The more I work with light painting the more excited  I am with the possibilities that the technique offers. This latest light painting session was with a replica 1965 Shelby Cobra 427  based on Dick Smiths – #198 CSX3035. The Cobra was built locally using a Factory 5 racing kit. Light painting is not a particularly efficient lighting technique but the unique quality of the results more than make up for the extra time needed in the studio.

Shelby Cobra 427
Using the light painting technique, a new 1965 Cobra 427 based on Dick Smiths – #198 CSX3035.

The addition of a CamRanger to my mix of equipment helped tremendously. The ability to remotely control the camera from my iPad and to review each shot immediately after the exposure proved to be invaluable. Studio lights have the advantage of repeatability. Once studio lights are set, small adjustments can be made between exposures with predictable and repeatable results. With light painting each exposure is an entirely new creation. Reviewing the previous exposure gave me valuable feedback but the ability to repeat what worked and make adjustments to improve on the previous exposure is dependent on my memory and ability to repeat movement and timing.  With exposure times of upwards of three minutes while working around and over the surface of an entire car, that is quite a bit to remember. That is part of what is making light painting so fun and the unique quality of the result is well worth the added time and effort.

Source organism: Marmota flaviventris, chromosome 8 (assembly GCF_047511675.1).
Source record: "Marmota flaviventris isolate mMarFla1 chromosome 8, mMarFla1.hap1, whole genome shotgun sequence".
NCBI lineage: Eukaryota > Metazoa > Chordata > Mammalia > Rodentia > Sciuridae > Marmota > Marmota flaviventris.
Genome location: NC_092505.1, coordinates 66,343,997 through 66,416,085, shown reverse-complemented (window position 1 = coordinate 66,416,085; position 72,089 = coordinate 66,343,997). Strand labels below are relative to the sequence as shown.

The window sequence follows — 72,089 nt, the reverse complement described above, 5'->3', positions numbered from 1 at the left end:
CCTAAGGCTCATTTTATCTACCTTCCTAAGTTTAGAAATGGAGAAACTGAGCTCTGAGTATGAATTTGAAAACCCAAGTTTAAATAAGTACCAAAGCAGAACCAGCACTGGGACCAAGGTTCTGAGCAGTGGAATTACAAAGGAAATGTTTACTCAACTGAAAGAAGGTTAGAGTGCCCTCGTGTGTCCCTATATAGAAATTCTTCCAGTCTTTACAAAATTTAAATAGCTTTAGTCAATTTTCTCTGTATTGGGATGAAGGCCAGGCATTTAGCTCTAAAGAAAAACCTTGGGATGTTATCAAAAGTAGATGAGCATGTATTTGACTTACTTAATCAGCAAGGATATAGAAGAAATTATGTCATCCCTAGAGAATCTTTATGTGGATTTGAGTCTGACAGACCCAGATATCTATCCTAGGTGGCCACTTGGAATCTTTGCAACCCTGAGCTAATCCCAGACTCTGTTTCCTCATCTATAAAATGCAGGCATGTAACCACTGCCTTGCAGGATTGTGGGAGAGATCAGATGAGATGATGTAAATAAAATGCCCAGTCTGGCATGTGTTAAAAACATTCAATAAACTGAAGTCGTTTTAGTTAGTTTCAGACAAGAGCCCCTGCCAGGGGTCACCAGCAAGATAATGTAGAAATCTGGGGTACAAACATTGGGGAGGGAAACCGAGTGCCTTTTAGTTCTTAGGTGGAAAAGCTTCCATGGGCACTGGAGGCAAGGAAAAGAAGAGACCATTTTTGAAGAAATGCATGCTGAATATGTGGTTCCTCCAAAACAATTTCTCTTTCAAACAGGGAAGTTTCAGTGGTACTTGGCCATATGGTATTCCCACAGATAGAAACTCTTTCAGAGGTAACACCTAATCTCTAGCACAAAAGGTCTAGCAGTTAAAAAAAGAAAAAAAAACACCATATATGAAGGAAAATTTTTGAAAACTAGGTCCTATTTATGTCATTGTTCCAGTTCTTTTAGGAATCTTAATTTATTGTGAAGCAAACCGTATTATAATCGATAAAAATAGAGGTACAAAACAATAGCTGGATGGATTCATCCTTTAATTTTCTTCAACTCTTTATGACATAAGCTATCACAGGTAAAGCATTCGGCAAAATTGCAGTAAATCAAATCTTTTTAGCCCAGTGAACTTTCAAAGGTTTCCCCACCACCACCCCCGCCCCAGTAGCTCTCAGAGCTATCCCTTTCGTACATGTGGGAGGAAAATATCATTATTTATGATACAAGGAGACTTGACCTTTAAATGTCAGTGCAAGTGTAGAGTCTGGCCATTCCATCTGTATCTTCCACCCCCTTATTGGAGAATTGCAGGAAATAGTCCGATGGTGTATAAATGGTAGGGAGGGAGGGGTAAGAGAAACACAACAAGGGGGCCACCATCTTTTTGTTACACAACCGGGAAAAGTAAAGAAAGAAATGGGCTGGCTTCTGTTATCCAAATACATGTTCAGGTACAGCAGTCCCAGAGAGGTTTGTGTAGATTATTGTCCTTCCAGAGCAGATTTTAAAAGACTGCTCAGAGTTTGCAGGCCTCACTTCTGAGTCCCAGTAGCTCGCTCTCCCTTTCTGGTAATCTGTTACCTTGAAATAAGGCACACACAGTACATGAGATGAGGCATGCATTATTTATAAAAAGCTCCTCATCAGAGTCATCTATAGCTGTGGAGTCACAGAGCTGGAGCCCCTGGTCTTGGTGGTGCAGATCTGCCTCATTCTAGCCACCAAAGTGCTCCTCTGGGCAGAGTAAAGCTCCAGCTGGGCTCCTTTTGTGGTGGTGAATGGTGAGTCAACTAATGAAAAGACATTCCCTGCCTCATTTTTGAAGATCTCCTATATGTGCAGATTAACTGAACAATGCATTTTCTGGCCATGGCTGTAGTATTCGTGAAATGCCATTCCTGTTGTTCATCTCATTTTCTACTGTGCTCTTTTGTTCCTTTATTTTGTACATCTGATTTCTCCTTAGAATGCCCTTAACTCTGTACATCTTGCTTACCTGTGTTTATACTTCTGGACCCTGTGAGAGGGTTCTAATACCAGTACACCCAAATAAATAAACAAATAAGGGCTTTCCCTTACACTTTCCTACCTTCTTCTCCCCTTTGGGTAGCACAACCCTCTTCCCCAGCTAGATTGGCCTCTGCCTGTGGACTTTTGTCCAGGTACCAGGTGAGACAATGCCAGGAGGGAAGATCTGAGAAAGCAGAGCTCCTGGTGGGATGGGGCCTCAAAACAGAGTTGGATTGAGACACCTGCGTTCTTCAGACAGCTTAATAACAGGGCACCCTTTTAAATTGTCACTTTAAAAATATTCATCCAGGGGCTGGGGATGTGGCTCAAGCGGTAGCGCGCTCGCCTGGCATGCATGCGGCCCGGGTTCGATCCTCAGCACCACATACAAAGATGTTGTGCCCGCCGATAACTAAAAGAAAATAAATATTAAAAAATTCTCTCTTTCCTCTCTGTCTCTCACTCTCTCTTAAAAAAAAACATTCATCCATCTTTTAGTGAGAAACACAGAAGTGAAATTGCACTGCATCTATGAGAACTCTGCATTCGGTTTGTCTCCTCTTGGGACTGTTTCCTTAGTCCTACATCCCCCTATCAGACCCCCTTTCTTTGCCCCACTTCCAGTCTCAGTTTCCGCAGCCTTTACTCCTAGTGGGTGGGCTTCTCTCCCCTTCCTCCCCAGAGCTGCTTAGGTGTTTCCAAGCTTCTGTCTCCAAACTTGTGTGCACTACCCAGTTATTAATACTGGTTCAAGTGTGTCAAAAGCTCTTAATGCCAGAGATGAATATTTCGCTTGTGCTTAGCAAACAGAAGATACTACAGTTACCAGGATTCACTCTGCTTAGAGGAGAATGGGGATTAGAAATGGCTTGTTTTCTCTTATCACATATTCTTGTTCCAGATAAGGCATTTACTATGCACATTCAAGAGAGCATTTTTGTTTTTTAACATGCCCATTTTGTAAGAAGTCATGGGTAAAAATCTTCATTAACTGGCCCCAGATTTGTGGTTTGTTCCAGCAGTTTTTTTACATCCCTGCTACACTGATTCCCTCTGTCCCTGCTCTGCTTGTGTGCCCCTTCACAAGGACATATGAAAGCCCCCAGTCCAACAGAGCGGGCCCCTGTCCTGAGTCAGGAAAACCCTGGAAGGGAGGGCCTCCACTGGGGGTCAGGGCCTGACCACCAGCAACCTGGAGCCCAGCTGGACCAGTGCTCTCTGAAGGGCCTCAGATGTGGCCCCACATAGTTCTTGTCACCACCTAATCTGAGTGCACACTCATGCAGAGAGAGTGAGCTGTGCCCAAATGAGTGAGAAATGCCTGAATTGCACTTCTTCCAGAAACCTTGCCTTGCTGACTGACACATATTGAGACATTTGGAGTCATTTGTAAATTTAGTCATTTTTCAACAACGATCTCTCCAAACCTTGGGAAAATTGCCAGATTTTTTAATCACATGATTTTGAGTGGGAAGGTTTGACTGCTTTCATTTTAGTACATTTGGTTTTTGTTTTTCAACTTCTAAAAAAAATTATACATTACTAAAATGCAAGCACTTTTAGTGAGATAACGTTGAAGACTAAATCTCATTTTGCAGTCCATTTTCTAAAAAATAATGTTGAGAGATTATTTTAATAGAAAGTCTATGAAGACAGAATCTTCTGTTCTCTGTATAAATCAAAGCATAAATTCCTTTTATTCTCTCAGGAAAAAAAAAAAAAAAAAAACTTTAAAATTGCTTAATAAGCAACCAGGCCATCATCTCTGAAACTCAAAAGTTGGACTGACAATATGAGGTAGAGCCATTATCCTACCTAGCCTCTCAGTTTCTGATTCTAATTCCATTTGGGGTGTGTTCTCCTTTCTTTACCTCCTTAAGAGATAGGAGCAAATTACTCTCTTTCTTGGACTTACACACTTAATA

There is an almost liquid quality to the light in the final images of the cars I have done that makes the light painted photos brilliantly unique. The full length image above and the images below are the final selection from the shoot with both color and black and white treatments.

With an off angle overhead view we get a peek into the cockpit of this Shelby Cobra.



shelby-cobra-over-bw-smweb shelby-cobra-front-bw-smweb

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